"Multinational and democratic, Our World represented the birth of what media maven Marshall McLuhan dubbed in its Canadian introduction, "the gobal village." He believed that simultaneity enabled by this technology would create empathy and mutual responsibility between people and cultures."
- Judy Wittes Schlack
From 50 Years On, Remembering The "Our World" Broadcast And What it Means Today
WBUR Cognoscenti, June 26, 2017
Before Live Aid, there was Our World. Unlike the 1985 televised concert in support of Ethiopian famine victims, Our World was not a humanitarian fundraising venture. It was a cultural phenomenon, not just a musical event. No segment of Our World was broadcast from a large stadium filled with thousands of people.
From our vantage point in the 21st century, a live, worldwide satellite program does not seem very awe-inspiring, but it was a very big deal back in 1967. Our World was the first live global broadcast and it was quite an event when it happened 53 years ago today, on June 25, 1967. The show was considered a technical marvel and it was broadcast to an audience of more than 350 million people across five continents. As Ringo Starr of the Beatles said years later, "It's a standard thing that people do now, but then, when we did it, it was a first. That was exciting - we were doing a lot of firsts."
Our World was the brainchild of BBC producer Aubrey Singer and it took ten months to organize the entire project. The BBC promoted Our World with these words: "For the first time ever, linking five continents and bringing man face to face with mankind. In places as far apart as Canberra and Cape Kennedy, Moscow and Montreal, Samarkand and Söderfors, Takamatsu and Tunis."
Our World was a two-and-a half hour TV extravaganza in black and white. It featured creative artists from 19 nations. They appeared in separate segments representing their native countries. Renowned Spanish painter Pablo Picasso appeared on the broadcast, as did American born Greek opera singer Maria Callas. Canada's contribution featured a CBC TV interview with Marshall McLuhan in a control room in Toronto. Later segments were broadcast from a ranch in Ghost Lake, Alberta and a beach in Vancouver's Point Grey district.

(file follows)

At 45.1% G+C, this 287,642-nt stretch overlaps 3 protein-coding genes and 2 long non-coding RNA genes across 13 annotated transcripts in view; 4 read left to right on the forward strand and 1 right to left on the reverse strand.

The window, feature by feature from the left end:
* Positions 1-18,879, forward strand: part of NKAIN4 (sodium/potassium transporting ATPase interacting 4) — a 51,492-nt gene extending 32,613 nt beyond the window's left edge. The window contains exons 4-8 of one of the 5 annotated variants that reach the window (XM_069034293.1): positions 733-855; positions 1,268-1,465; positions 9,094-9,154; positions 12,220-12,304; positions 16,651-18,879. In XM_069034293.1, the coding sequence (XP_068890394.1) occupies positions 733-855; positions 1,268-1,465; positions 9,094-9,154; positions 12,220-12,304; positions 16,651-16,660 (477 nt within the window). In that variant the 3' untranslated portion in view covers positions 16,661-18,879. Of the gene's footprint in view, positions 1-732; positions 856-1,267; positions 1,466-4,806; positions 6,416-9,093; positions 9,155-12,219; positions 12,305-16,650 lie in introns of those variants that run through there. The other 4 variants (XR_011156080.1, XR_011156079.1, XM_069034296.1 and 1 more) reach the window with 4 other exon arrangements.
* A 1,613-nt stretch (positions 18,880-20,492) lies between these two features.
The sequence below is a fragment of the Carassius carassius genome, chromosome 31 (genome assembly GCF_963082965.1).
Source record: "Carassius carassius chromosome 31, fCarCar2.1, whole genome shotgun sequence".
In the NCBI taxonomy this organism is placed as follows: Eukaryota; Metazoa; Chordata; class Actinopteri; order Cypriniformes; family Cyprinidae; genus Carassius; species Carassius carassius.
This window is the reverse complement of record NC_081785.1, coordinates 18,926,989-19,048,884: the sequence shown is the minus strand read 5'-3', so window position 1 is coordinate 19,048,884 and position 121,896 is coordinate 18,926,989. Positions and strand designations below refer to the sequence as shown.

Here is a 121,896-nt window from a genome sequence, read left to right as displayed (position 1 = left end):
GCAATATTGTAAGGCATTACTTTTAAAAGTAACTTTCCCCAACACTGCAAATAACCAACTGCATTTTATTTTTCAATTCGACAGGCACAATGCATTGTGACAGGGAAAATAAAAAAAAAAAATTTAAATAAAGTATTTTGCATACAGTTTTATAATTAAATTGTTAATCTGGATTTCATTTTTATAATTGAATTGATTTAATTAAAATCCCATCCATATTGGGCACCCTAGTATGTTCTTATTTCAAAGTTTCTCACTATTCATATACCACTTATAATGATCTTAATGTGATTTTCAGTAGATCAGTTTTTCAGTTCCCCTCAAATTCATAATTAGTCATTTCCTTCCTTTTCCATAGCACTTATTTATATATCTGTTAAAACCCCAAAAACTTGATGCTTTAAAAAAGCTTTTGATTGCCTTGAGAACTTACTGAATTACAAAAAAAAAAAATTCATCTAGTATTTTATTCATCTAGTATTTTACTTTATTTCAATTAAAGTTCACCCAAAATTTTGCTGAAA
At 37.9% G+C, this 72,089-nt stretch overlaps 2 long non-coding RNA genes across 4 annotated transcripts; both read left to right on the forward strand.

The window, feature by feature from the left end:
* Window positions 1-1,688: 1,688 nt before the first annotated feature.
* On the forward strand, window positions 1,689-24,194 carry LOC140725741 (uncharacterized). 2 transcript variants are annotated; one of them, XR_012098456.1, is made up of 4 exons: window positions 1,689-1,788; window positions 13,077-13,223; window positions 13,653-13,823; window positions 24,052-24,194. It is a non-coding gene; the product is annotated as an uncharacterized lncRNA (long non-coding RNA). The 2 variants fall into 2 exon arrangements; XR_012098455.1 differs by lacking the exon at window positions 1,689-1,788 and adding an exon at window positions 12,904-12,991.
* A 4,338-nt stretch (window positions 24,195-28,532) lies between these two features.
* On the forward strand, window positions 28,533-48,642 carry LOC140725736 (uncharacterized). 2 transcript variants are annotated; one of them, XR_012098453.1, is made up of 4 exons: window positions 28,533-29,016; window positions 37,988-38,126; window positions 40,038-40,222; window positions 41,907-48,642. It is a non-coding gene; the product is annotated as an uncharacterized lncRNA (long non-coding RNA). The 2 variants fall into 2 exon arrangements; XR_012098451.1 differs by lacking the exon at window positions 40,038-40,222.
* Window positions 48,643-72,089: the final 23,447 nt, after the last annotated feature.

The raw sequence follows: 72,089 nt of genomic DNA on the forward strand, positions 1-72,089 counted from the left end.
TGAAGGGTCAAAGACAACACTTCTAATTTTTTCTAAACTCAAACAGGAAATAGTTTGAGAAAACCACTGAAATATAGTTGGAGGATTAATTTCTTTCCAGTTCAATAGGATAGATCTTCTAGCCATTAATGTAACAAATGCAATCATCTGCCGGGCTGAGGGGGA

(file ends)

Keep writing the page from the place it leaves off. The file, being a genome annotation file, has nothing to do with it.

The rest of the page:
Each country used its own announcers, and interpreters offered voice over a translations when the original sound differed from that country's native language. Fourteen countries took part in the production of the show. All segments of Our World were required to be live, and use of videotape or film was prohibited. The opening credits were complemented by an Our World theme song, performed by the Vienna Boys Choir in 22 different languages.
To understand the motivation behind Our World, it's important to understand the tenor of the times. Although Our World was broadcast during the height of the Vietnam War, it was intended to be an apolitical event. No politician or head of state was allowed to participate. Unfortunately, just four days before the broadcast, the Eastern bloc countries, following the lead of the Soviet Union, pulled out of the broadcast. This was to protest the Western response to the recent Six-Day Arab-Israeli War (June 5-10, 1967).
The U.S. contribution to Our World included a segment about a New Jersey conference between American president Lyndon Johnson and Soviet premier Alexei Kosygin, but the two politicians were not shown to viewers. The house where the conference took place was televised instead.
In an effort to send out a positive message, the Beatles performed a new song called "All You Need is Love" from a crowded Studio Two at the Abbey Road Studios in London. John Lennon had written the song especially for the occasion and the Beatles agreed to perform it as representatives of the United Kingdom. The Fab Four invited other British singers and musicians to the event, including Eric Clapton, members of the Rolling Stones and Marianne Faithful.
|The Beatles at a press conference for Our World|
|The Beatles performing "All You Need is Love" on Our World|
SOURCES: WBUR Cognoscenti, "50 Years On, Remembering The 'Our World' Broadcast And What it Means Today,"by Judy Wittes Schlack, June 26, 2017; The Beatles Bible website (www.beatles bible.com; Wikipedia